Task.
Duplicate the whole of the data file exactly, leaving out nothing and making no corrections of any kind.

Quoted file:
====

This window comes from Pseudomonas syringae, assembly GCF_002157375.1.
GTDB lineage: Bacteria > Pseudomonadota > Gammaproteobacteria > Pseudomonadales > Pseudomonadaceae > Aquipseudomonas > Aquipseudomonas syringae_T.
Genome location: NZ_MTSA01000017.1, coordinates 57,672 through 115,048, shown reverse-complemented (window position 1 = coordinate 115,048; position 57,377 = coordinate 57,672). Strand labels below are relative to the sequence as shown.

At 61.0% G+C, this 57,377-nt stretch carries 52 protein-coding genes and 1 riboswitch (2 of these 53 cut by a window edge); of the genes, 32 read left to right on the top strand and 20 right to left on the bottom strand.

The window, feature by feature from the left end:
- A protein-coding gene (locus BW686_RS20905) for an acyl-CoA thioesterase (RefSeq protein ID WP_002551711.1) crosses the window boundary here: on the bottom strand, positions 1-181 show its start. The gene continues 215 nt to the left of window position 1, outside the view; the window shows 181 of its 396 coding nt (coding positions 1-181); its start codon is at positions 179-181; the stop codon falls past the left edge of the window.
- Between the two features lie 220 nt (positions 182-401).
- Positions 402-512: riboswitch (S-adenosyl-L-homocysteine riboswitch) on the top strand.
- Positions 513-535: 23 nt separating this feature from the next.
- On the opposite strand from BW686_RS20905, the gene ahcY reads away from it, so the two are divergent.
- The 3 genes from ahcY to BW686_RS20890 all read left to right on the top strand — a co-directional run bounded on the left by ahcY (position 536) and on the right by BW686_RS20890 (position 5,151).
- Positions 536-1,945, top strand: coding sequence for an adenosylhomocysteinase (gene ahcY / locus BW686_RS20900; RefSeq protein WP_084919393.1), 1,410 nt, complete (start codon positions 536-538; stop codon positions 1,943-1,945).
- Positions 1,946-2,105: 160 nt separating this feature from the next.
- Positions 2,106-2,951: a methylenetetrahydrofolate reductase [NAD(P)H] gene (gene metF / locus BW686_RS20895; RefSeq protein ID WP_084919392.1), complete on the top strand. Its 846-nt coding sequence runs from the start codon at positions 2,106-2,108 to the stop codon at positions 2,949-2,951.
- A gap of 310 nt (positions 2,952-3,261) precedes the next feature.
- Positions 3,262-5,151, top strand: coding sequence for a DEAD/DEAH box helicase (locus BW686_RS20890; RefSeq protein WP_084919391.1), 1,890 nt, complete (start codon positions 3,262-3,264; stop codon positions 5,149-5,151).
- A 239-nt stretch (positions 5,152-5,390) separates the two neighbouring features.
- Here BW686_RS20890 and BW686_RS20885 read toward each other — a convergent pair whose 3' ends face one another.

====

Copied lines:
This window comes from Pseudomonas syringae, assembly GCF_002157375.1.
GTDB lineage: Bacteria > Pseudomonadota > Gammaproteobacteria > Pseudomonadales > Pseudomonadaceae > Aquipseudomonas > Aquipseudomonas syringae_T.
Genome location: NZ_MTSA01000017.1, coordinates 57,672 through 115,048, shown reverse-complemented (window position 1 = coordinate 115,048; position 57,377 = coordinate 57,672). Strand labels below are relative to the sequence as shown.

At 61.0% G+C, this 57,377-nt stretch carries 52 protein-coding genes and 1 riboswitch (2 of these 53 cut by a window edge); of the genes, 32 read left to right on the top strand and 20 right to left on the bottom strand.

The window, feature by feature from the left end:
- A protein-coding gene (locus BW686_RS20905) for an acyl-CoA thioesterase (RefSeq protein ID WP_002551711.1) crosses the window boundary here: on the bottom strand, positions 1-181 show its start. The gene continues 215 nt to the left of window position 1, outside the view; the window shows 181 of its 396 coding nt (coding positions 1-181); its start codon is at positions 179-181; the stop codon falls past the left edge of the window.
- Between the two features lie 220 nt (positions 182-401).
- Positions 402-512: riboswitch (S-adenosyl-L-homocysteine riboswitch) on the top strand.
- Positions 513-535: 23 nt separating this feature from the next.
- On the opposite strand from BW686_RS20905, the gene ahcY reads away from it, so the two are divergent.
- The 3 genes from ahcY to BW686_RS20890 all read left to right on the top strand — a co-directional run bounded on the left by ahcY (position 536) and on the right by BW686_RS20890 (position 5,151).
- Positions 536-1,945, top strand: coding sequence for an adenosylhomocysteinase (gene ahcY / locus BW686_RS20900; RefSeq protein WP_084919393.1), 1,410 nt, complete (start codon positions 536-538; stop codon positions 1,943-1,945).
- Positions 1,946-2,105: 160 nt separating this feature from the next.
- Positions 2,106-2,951: a methylenetetrahydrofolate reductase [NAD(P)H] gene (gene metF / locus BW686_RS20895; RefSeq protein ID WP_084919392.1), complete on the top strand. Its 846-nt coding sequence runs from the start codon at positions 2,106-2,108 to the stop codon at positions 2,949-2,951.
- A gap of 310 nt (positions 2,952-3,261) precedes the next feature.
- Positions 3,262-5,151, top strand: coding sequence for a DEAD/DEAH box helicase (locus BW686_RS20890; RefSeq protein WP_084919391.1), 1,890 nt, complete (start codon positions 3,262-3,264; stop codon positions 5,149-5,151).
- A 239-nt stretch (positions 5,152-5,390) separates the two neighbouring features.
- Here BW686_RS20890 and BW686_RS20885 read toward each other — a convergent pair whose 3' ends face one another.